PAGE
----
Overtime for Wives
There is a certain quaintness, from a woman’s point of view, in the insistent modern demand for a shorter working day. The daily worker in the cities has long luxuriated in a toiling allowance of eight hours, and celebrates teh fact yearly by making solemn procession and oblation, in which festal proceedings his wife takes a due and submissive part. Now that the march of the centuries is bringing still further enlightenment, a Labor conference has passed a resolution in favour of reducing the hours of prescribed work to six; while sundry members of teh New South Wales legislature have expressed iwth some definiteness of opinion that four hours of work constitute as much as should be expected in any one day from any man. While admitting that many Labor members can accomplish sufficient in four hours to keep their constituents ruminating for as many months, the question naturally arises as to where woman comes in.
Man works till set of sun,
But woemn’s work is never done.
sang some observant sage in days before man had agitated for a curtailment of his tol of labour. But it is not recordeded that at any time has Woman seriously demanded a lessening of the impost laid on her by nature and custom - task mistresses who insist to the full upon the handicap of sex. The progress of civilisation brings no change to her position as bearer of the innumerable small burdens of life. Throughouhe ages she has worked overtime, and so will probably continue to work; and not even the most excitable trade union worries about it.
The time table of a woman’s daily occupations would probably surprise even her husband if she found lesiure to record her operaitons in the domestic field for a week. Hers may be the life of little things; but it is none the less strenuous, and the demands it makes upon her energy and her organizing powers are often out of all proprtion to her physical fitness. A mothe rof a family who is without household aid performs perpeutally the task of Sisyphus - a task of whcih the constant monotony robs her of that sense of achievement which is the finest reward of labour. Moreover, she works with the knowledge that, toil she ever so strenuously, she will not accomplish more than a proportion of the duties that straitly beset her. There will always be things ahead to do, and many of them will always remaind ahead, waiting fo thte day when the housemother shall have a little more time. The pride of work is some recompense. But its quality ma dulled by the incessant conviction of incomplete accomplishment.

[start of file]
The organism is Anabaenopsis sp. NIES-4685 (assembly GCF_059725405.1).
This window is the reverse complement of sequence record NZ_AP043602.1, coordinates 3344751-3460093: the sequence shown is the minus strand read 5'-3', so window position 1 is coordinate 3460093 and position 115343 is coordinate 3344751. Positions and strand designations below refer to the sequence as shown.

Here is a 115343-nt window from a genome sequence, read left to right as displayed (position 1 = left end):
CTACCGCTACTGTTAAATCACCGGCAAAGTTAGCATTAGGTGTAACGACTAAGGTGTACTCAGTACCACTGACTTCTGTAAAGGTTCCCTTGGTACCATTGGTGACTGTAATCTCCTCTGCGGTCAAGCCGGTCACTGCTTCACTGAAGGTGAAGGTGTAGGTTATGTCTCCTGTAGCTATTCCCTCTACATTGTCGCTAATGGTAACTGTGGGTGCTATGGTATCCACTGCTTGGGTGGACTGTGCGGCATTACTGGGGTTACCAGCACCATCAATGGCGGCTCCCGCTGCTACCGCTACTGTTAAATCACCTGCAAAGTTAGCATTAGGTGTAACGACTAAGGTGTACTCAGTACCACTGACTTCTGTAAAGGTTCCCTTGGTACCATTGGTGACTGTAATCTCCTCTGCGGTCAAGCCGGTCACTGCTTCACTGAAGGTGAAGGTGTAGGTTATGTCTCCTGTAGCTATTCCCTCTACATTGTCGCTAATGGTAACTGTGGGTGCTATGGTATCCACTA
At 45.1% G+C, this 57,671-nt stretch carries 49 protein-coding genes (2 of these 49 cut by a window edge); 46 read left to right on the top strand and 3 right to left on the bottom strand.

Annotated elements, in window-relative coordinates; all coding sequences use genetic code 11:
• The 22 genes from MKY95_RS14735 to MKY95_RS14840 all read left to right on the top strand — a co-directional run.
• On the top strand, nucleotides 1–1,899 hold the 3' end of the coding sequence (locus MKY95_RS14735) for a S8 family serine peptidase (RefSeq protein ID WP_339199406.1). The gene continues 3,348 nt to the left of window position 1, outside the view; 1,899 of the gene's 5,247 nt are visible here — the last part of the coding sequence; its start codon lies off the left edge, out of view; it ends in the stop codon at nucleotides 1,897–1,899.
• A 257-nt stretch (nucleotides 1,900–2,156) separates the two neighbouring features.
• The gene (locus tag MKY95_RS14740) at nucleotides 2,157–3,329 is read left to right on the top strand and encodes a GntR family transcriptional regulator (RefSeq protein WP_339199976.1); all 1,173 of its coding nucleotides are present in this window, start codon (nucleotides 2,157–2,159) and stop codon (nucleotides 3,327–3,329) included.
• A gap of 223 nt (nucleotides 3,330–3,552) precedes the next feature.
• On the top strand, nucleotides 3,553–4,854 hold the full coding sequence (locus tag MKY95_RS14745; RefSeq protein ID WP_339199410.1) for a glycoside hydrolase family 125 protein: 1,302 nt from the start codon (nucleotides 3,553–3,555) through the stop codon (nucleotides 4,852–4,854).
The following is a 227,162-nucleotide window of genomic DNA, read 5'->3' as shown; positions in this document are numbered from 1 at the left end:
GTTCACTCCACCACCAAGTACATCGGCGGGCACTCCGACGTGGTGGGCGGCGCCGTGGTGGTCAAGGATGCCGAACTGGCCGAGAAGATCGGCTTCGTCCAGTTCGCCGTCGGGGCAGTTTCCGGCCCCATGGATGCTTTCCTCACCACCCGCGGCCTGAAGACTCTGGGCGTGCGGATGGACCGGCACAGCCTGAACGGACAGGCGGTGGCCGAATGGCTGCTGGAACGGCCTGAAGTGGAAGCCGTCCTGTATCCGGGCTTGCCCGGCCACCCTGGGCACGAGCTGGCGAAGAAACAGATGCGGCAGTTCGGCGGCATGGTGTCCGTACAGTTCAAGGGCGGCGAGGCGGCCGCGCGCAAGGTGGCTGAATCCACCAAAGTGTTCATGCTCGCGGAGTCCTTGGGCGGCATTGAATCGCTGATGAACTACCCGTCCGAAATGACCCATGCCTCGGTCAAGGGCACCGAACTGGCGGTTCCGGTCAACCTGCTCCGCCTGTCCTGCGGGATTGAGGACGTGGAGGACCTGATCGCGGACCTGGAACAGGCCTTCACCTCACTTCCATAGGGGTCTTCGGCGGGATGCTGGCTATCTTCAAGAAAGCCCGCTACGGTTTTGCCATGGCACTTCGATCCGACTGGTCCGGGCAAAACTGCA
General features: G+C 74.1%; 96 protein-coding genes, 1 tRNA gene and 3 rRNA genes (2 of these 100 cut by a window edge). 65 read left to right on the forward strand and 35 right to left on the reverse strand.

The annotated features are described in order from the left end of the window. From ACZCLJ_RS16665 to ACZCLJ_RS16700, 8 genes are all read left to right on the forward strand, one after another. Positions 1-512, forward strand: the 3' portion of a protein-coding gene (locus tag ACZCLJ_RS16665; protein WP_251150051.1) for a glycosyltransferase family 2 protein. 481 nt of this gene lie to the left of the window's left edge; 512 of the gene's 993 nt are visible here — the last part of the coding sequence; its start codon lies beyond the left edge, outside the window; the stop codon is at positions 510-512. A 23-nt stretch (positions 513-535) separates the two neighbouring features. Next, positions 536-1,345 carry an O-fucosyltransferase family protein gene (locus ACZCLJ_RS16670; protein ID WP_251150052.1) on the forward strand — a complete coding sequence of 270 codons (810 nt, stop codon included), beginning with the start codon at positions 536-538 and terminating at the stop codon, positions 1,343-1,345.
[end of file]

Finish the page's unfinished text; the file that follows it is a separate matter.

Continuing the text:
It is not to be denied that the man of the house has troubles of his own. His is the constant responsibility for keeping things giong, witht eh fear that untoward circumstance may rob him of his fitness or of his opportunities. But in the majority of cases the actual cares of his wage earning are limited to his hours of labour. He goes to his work in the morning well fed and cared for; he returns in the evening to comfort, rightfully entitled to his meal, his pipe and slippers, his easy chair and papers. He is apt to consider himself aggrieved should the baby be tactless enough to break across his calm with ill-considered wails. He has definintly put aside work until the next day.
To the average housemother a restful evening is almost an unknown luxury. The work of her day culminates towards night, when the Man and the children come home to her, to be fed and tended. There are a hundred little services to be performed, a hundred things to remember and to watch for. There are babies of all ages, tired like herself, to be put to bed; nor must she neglect necessary preparations for next day, since she probably realises the advantage of beginning each day with a cahse balance in hand of overnight achievement. If she be prudent, she realises the importance of meeting the Man with a smiling face, and of lending an intelligent ear to his conversation - even though that ear be distracted by the sound of Tommy and Gertie in deadly conflict, or of the overboiling of some cherished preparation on the stove. Should the latter calamity happen, she loses part of her dinner. She has the annoyance of disappointment of wasted work, and she has the consequent task of cleaning the stove. The Man merely loses part of his dinner. Yet it is on the Man’s account, and not on her own, that she grieves.